Interface AuthenticationTemplateScenarioInput

An example input used to define a scenario for an authentication template.


  • AuthenticationTemplateScenarioInput


outpointIndex?: number

The index of the output in the transaction from which this input is spent.

If undefined, this defaults to the same index as the input itself (so that by default, every outpoint in the produced transaction is different, even if an empty outpointTransactionHash is used for each transaction).

outpointTransactionHash?: string

A 32-byte, hexadecimal-encoded hash of the transaction from which this input is spent in big-endian byte order. This is the byte order typically seen in block explorers and user interfaces (as opposed to little-endian byte order, which is used in standard P2P network messages).

If undefined, this defaults to the value: 0000000000000000000000000000000000000000000000000000000000000001

A.K.A. Outpoint Transaction ID

sequenceNumber?: number

The positive, 32-bit unsigned integer used as the "sequence number" for this input.

If undefined, this defaults to 0.


A sequence number is a complex bitfield that can encode several properties about an input:

  • sequence age support – whether or not the input can use OP_CHECKSEQUENCEVERIFY, and the minimum number of blocks or length of time that has passed since this input's source transaction was mined (up to approximately 1 year).
  • locktime support – whether or not the input can use OP_CHECKLOCKTIMEVERIFY

Sequence Age Support

Sequence number age is enforced by mining consensus – a transaction is invalid until it has "aged" such that all outputs referenced by its age-enabled inputs are at least as old as claimed by their respective sequence numbers.

This allows sequence numbers to function as a "relative locktime" for each input: a lockingBytecode can use the OP_CHECKSEQUENCEVERIFY operation to verify that the funds being spent have been "locked" for a minimum required amount of time (or block count). This can be used in protocols that require a reliable "proof-of-publication", like escrow, time-delayed withdrawals, and various payment channel protocols.

Sequence age support is enabled unless the "disable bit" – the most significant bit – is set (i.e. the sequence number is less than (1 << 31) >>> 0/0b10000000000000000000000000000000/2147483648).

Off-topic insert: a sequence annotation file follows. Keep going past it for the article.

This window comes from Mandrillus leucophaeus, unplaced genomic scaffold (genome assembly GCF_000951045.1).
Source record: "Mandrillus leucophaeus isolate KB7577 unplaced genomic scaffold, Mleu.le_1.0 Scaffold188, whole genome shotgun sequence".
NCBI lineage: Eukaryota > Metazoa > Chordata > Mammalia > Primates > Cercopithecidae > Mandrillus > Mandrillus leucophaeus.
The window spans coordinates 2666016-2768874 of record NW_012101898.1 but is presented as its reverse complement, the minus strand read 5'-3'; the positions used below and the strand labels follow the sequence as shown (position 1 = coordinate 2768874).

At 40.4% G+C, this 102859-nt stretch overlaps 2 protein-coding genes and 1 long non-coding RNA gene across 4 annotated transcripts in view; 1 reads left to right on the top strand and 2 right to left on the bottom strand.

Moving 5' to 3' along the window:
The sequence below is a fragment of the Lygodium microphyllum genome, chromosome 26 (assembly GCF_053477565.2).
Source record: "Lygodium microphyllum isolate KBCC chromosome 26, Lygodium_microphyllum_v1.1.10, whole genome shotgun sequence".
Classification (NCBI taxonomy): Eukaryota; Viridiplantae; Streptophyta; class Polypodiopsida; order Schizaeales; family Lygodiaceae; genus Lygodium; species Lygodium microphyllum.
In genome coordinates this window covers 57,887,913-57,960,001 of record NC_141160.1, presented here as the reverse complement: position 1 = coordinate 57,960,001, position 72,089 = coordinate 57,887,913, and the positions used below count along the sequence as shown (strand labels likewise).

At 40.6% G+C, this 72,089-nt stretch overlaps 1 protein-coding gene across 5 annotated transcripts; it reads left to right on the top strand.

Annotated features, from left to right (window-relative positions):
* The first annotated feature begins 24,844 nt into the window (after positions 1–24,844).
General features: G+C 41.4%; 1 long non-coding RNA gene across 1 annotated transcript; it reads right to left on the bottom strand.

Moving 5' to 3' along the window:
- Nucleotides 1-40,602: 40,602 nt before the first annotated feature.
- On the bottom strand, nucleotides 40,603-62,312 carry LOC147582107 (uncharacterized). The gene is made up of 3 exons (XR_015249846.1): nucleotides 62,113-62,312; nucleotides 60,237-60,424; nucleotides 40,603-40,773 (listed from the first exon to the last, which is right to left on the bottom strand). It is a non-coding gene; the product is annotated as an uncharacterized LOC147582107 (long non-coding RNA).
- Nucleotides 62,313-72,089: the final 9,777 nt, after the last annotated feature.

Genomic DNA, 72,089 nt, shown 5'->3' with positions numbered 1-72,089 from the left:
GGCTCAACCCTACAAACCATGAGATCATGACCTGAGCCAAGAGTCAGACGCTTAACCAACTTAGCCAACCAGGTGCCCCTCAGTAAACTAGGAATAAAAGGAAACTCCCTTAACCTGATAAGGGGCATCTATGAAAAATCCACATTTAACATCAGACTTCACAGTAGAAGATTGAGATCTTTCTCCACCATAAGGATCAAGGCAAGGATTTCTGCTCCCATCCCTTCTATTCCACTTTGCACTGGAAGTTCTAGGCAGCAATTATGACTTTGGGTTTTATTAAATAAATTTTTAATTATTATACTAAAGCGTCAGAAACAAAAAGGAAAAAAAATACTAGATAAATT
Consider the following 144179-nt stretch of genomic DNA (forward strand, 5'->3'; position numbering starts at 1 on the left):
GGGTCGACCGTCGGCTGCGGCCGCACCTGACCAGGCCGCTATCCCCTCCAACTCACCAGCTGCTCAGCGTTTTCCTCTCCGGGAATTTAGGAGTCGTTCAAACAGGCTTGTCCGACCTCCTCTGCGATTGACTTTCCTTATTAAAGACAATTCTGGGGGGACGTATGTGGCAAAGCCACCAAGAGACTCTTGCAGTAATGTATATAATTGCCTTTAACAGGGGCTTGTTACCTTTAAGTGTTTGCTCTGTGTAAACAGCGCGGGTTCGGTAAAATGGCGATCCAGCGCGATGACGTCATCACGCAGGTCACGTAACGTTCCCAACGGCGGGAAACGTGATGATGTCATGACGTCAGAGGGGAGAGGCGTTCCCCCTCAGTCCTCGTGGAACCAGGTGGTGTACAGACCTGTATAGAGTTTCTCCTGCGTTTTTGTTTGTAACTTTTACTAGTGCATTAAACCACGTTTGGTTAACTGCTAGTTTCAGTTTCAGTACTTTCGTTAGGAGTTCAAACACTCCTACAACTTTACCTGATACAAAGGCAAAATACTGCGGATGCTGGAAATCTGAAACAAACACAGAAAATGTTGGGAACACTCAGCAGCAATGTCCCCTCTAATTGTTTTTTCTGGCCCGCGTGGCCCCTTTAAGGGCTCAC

If sequence age is enabled, the "type bit" – the most significant bit in the second-most significant byte (1 << 22/0b1000000000000000000000/2097152) – indicates the unit type of the specified age:

  • if set, the age is in units of 512 seconds (using Median Time-Past)
  • if not set, the age is a number of blocks

The least significant 16 bits specify the age (i.e. age = sequenceNumber & 0x0000ffff). This makes the maximum age either 65535 blocks (about 1.25 years) or 33553920 seconds (about 1.06 years).

Locktime Support

Locktime support is disabled for an input if the sequence number is exactly 0xffffffff (4294967295). Because this value requires the "disable bit" to be set, disabling locktime support also disables sequence age support.

With locktime support disabled, if either OP_CHECKLOCKTIMEVERIFY or OP_CHECKSEQUENCEVERIFY are encountered during the validation of unlockingBytecode, an error is produced, and the transaction is invalid.

The term "sequence number" was the name given to this field in the Satoshi implementation of the bitcoin transaction format. The field was originally intended for use in a multi-party signing protocol where parties updated the "sequence number" to indicate to miners that this input should replace a previously-signed input in an existing, not-yet-mined transaction. The original use-case was not completed and relied on behavior that can not be enforced by mining consensus, so the field was mostly-unused until it was repurposed by BIP68 in block 419328. See BIP68, BIP112, and BIP113 for details.

unlockingBytecode?: AuthenticationTemplateScenarioBytecode | ["slot"]

The unlockingBytecode value of this input for this scenario. This must be either ["slot"], indicating that this input contains the unlockingBytecode under test by the scenario, or an AuthenticationTemplateScenarioBytecode.

For a scenario to be valid, unlockingBytecode must be ["slot"] for exactly one input in the scenario.

Defaults to ["slot"].

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